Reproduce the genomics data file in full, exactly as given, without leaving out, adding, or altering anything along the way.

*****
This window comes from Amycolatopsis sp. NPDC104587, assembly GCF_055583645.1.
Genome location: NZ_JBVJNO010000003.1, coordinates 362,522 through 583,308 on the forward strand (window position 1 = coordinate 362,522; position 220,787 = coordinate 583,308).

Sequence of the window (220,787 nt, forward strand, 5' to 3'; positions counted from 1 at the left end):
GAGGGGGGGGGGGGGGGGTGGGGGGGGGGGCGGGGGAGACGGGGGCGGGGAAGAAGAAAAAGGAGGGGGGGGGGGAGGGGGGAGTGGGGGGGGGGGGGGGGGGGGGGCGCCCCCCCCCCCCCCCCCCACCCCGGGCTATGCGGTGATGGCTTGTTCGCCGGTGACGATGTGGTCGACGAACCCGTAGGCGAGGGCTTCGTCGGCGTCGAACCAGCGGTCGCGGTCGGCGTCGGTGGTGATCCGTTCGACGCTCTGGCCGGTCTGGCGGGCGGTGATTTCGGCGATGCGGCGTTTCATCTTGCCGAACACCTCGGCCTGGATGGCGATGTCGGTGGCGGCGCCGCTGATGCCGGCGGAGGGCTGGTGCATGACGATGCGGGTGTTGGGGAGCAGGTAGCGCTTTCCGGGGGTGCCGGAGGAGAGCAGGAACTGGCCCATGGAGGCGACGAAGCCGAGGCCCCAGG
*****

This window comes from Amycolatopsis sp. NPDC104587, assembly GCF_055583645.1.
Genome location: NZ_JBVJNO010000003.1, coordinates 362,522 through 583,308 on the forward strand (window position 1 = coordinate 362,522; position 220,787 = coordinate 583,308).

Sequence of the window (220,787 nt, forward strand, 5' to 3'; positions counted from 1 at the left end):
GAGGGGGGGGGGGGGGGGTGGGGGGGGGGGCGGGGGAGACGGGGGCGGGGAAGAAGAAAAAGGAGGGGGGGGGGGAGGGGGGAGTGGGGGGGGGGGGGGGGGGGGGGCGCCCCCCCCCCCCCCCCCCACCCCGGGCTATGCGGTGATGGCTTGTTCGCCGGTGACGATGTGGTCGACGAACCCGTAGGCGAGGGCTTCGTCGGCGTCGAACCAGCGGTCGCGGTCGGCGTCGGTGGTGATCCGTTCGACGCTCTGGCCGGTCTGGCGGGCGGTGATTTCGGCGATGCGGCGTTTCATCTTGCCGAACACCTCGGCCTGGATGGCGATGTCGGTGGCGGCGCCGCTGATGCCGGCGGAGGGCTGGTGCATGACGATGCGGGTGTTGGGGAGCAGGTAGCGCTTTCCGGGGGTGCCGGAGGAGAGCAGGAACTGGCCCATGGAGGCGACGAAGCCGAGGCCCCAGG